If you’re an Instagram or Twitter user, there’s no doubt you’ve seen your feed full of (famous and non-famous) people making statements on racism, or portraying themselves attending marches with their kids, or volunteering, or donating, or even organizing protests. But let’s be real: Can all this Insta-morality really be motivated out of pure-hearted goodness? Are all these parents we see posting cute photos of their kids at protests making peace signs and saying “We Are All Equal” really in this for the long haul, and for radical change such as defunding and dismantling police departments nationwide? The unfortunate answer is: Probably not.
Parents are role models for their kids, so it’s crucial to teach our little ones how to be activists — without being motivated by social pressure. Activism for activism’s sake is important for the future of an equal world. So how do you know if you’re teaching activism or just virtue-signaling?
If you’re not up on the lingo, virtue-signaling exists in a lot of forms, but most often it’s when someone shares performative posts or makes statements about something they hadn’t previously cared about — in order to show others how virtuous they are. Virtue-signaling is usually prompted by external pressures to climb aboard the bandwagon of what is trending, regardless of your real, internal stance on the issue; in short, it’s being disingenuous – something we shouldn’t be passing along to our children.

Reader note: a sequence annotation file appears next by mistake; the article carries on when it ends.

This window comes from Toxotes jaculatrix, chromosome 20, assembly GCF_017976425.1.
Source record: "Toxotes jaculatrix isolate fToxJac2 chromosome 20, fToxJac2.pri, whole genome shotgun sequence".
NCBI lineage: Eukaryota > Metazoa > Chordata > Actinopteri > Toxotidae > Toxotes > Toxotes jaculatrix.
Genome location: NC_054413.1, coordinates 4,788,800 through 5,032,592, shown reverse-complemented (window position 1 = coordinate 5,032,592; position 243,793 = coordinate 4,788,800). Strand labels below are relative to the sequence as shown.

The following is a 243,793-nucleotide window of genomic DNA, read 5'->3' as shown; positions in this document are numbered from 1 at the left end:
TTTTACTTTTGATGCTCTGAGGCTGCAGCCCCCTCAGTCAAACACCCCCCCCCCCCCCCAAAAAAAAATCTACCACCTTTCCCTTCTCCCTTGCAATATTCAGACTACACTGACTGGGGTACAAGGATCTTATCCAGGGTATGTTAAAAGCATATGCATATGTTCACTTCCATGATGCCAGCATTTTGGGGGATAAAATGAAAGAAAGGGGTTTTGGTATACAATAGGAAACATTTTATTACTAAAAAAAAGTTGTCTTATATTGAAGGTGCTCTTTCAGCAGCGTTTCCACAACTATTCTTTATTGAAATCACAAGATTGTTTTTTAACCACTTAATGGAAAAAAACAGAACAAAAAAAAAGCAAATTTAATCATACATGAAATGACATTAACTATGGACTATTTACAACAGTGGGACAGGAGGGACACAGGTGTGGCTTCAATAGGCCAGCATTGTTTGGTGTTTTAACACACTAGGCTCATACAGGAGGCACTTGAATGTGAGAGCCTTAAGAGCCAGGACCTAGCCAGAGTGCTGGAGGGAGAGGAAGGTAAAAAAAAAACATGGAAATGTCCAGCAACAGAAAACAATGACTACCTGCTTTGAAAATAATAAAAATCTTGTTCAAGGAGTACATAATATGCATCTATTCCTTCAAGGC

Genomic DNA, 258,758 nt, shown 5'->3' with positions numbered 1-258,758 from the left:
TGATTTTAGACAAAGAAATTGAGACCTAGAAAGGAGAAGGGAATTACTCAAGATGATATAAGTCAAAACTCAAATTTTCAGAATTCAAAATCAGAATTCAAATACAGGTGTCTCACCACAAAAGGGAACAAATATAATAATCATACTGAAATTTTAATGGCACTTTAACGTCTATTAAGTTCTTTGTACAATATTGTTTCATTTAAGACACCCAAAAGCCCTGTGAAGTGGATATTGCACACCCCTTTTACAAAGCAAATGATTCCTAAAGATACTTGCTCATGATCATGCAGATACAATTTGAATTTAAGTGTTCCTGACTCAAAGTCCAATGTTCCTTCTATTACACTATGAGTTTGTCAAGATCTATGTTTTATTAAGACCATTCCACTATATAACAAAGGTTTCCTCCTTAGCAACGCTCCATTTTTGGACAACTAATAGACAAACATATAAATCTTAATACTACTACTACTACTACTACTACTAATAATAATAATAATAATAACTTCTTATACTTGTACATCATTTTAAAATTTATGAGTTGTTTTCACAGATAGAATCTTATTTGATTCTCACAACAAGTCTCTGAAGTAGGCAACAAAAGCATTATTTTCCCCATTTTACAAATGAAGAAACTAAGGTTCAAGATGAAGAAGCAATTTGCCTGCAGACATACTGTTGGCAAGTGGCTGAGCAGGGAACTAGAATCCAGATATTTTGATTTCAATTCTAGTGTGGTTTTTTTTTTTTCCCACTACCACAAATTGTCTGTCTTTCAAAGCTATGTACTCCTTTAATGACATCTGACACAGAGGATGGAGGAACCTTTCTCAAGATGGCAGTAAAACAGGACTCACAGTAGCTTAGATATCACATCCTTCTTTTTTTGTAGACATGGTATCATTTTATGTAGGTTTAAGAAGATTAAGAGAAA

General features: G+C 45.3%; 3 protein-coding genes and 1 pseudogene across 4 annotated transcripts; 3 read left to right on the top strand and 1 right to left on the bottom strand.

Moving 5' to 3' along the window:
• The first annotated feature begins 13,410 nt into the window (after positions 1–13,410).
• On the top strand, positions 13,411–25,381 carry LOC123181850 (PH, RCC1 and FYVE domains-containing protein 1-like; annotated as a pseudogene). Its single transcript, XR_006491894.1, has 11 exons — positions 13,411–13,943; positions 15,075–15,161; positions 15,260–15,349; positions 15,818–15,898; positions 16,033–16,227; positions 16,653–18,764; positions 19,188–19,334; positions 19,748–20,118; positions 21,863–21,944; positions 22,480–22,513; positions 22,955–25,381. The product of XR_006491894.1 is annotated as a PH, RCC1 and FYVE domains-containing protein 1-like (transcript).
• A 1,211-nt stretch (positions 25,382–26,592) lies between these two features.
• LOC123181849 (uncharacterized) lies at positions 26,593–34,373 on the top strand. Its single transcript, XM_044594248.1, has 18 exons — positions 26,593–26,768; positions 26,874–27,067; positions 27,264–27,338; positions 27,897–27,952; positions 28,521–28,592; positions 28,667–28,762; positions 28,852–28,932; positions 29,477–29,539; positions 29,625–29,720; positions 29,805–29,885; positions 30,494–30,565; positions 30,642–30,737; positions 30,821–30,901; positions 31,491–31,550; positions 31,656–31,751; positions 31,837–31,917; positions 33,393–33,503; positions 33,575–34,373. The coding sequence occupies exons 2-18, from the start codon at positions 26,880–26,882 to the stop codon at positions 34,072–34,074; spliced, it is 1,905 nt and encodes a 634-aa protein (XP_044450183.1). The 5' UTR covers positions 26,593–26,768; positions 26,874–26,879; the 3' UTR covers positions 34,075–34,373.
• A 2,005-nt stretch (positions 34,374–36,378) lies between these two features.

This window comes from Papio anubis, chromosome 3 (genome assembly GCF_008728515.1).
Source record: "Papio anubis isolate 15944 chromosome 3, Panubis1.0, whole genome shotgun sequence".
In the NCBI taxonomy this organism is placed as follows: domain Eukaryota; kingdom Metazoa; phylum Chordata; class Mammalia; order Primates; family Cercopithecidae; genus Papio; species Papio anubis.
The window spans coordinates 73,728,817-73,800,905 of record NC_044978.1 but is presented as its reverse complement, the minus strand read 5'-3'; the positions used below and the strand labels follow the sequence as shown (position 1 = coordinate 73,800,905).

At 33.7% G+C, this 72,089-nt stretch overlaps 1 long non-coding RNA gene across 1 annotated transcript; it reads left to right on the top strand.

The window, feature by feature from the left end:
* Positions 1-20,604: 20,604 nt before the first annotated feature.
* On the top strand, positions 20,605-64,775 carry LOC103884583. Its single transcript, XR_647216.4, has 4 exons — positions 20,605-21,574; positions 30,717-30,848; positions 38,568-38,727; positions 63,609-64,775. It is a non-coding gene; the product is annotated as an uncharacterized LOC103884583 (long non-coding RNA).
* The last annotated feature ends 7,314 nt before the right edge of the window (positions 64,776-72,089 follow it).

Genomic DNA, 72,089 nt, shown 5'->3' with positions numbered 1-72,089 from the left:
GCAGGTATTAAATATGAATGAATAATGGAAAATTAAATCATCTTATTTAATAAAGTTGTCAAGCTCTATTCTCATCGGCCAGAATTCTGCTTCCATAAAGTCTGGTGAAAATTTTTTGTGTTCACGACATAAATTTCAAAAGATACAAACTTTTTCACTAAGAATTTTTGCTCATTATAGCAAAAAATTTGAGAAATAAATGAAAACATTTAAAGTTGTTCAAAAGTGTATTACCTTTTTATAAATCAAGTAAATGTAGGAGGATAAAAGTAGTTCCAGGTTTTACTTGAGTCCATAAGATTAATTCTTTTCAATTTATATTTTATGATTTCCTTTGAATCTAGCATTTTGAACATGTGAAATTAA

Here are three questions to ask yourself to determine whether you’re teaching virtue-signaling.
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There's an awful lot of this going on in this community. People who do good because they like to tell others how much good they do. Rather than just doing it. Consciously or not they are doing nothing but feeding the ego, putting themselves on a moral platform that is clearly higher than yours and essentially convincing themselves how virtuous they are and superior to the next person. Heck, maybe they're even hiding the fact that they're really a shithead from others or maybe even from themselves. Hey, look at me and all the good that I do and look at how bad the people are who don't do what I do. Look how moral my beliefs are and how moral my perspective is. Clearly since I have high moral standards with this one facet of life then I must be morally good on all fronts. 🤔 Yes, sometimes people share the good that they do because they want others to see that there is good in the world, and hopefully to even influence others to do the same. Absolutely. There is nothing wrong with virtue signaling to spread a positive message. There is something wrong though when the act of public expression is self-serving. Deliberate or not. That is EGO. Keep that shit in check. Trying my best to make this point without sounding like an obnoxious dick. Sometimes that is an impossible task. Well, at least I tried. Now I'm like, wait…did I just do it!? 🤣 #virtuesignaling #ego #spiritual
1. Did you wait until right now to talk to your kids? And are you simplifying the truth?